Low natural gas prices over the next 20 years would accelerate coal retirements and bring emissions in PJM Interconnection territories below the targets set by the Environmental Protection Agency’s Clean Power Plan (CPP), according to a new report from the regional transmission organization (RTO).
Modeling for gas prices ranging from $3-4/MMBtu in constant 2018 dollars over a 20-year period, PJM estimated that nearly 30 GW of coal-fired capacity would be retired from its system, while 35 GW of natural gas-fired capacity would come online to maintain reliability.
“Because of accelerated retirements” in a low-gas price scenario, “there would be no cost to achieve compliance, and the resulting emissions would be below the final Clean Power Plan targets, even without the Clean Power Plan,” PJM said.
PJM, which operates the electric grid for all or part of 13 states in the Mid-Atlantic and Midwest, modeled a number of compliance pathways for its region and found that “resource adequacy is maintained” throughout its footprint regardless of the scenario.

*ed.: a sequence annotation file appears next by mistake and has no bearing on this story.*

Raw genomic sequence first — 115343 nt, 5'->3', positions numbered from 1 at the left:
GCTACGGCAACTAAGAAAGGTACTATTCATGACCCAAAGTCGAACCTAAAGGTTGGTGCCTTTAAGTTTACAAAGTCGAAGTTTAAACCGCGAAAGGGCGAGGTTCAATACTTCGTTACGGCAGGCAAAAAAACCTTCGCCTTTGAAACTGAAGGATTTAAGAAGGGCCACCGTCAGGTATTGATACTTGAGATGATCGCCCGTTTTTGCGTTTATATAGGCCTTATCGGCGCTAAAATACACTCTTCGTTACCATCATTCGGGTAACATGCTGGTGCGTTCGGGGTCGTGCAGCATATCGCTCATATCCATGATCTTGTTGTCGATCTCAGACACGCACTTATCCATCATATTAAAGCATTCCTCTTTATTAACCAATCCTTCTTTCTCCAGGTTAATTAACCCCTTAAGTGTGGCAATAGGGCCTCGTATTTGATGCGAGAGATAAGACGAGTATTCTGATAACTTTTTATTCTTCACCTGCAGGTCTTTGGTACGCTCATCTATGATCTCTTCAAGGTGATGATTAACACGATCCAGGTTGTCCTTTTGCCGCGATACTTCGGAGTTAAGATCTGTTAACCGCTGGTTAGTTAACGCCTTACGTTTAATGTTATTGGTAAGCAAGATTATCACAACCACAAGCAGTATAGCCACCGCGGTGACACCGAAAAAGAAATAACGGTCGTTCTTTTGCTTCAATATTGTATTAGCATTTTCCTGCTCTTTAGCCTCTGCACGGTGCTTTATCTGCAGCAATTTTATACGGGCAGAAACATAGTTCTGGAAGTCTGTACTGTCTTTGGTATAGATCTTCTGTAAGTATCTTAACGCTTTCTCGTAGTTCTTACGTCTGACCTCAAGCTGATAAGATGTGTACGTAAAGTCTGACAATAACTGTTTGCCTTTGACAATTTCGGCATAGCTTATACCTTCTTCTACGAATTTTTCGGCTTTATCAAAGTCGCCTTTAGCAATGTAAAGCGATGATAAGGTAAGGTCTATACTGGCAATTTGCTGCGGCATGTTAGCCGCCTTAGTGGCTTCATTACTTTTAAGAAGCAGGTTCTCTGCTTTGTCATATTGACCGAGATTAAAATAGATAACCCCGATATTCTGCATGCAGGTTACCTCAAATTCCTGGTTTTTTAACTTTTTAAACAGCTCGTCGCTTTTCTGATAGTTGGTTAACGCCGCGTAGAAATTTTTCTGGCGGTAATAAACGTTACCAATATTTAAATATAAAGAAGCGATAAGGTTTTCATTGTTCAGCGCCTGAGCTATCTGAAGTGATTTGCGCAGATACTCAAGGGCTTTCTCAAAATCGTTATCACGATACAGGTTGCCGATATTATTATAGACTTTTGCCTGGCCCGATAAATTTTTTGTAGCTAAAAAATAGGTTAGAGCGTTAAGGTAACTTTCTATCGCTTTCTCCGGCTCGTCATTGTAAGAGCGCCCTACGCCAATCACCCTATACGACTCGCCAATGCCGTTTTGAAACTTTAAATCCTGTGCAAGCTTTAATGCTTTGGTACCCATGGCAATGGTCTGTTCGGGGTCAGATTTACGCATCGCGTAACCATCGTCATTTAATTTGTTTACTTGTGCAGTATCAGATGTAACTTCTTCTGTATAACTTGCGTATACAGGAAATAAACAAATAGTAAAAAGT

Lower natural gas price would have “a greater effect on emissions levels, the retirement of fossil steam resources and new entry of natural gas combined cycle resources than even the most stringent of the studied compliance pathways that also regulate the CO2 emissions of new natural gas combined-cycle resources,” PJM said.
PJM estimated fairly modest costs to comply with the CPP, the Obama administration’s signature plan to mitigate climate change by reducing carbon dioxide emissions from U.S. power plants by 32% by 2030 based on 2005 levels (see Daily GPI, Aug. 3).
PJM said it could achieve emissions targets under the CPP at a levelized compliance cost ranging from $0.61/MWh to $1.93/MWh, or an increase of 1.1-3.3%, with regional compliance models using emissions credit trading costing less to implement than individual state plans.
PJM’s analysis comes as gas-fired power generation continues to show year/year increases in 2016, according to EIA data (see related story).
The CPP has faced legal scrutiny and court challenges led by coal companies and states with ties to the industry. Earlier this year, the U.S. Supreme Court issued a stay blocking the administration from enforcing the CPP until its legal fate has been decided (see Daily GPI, Feb. 10).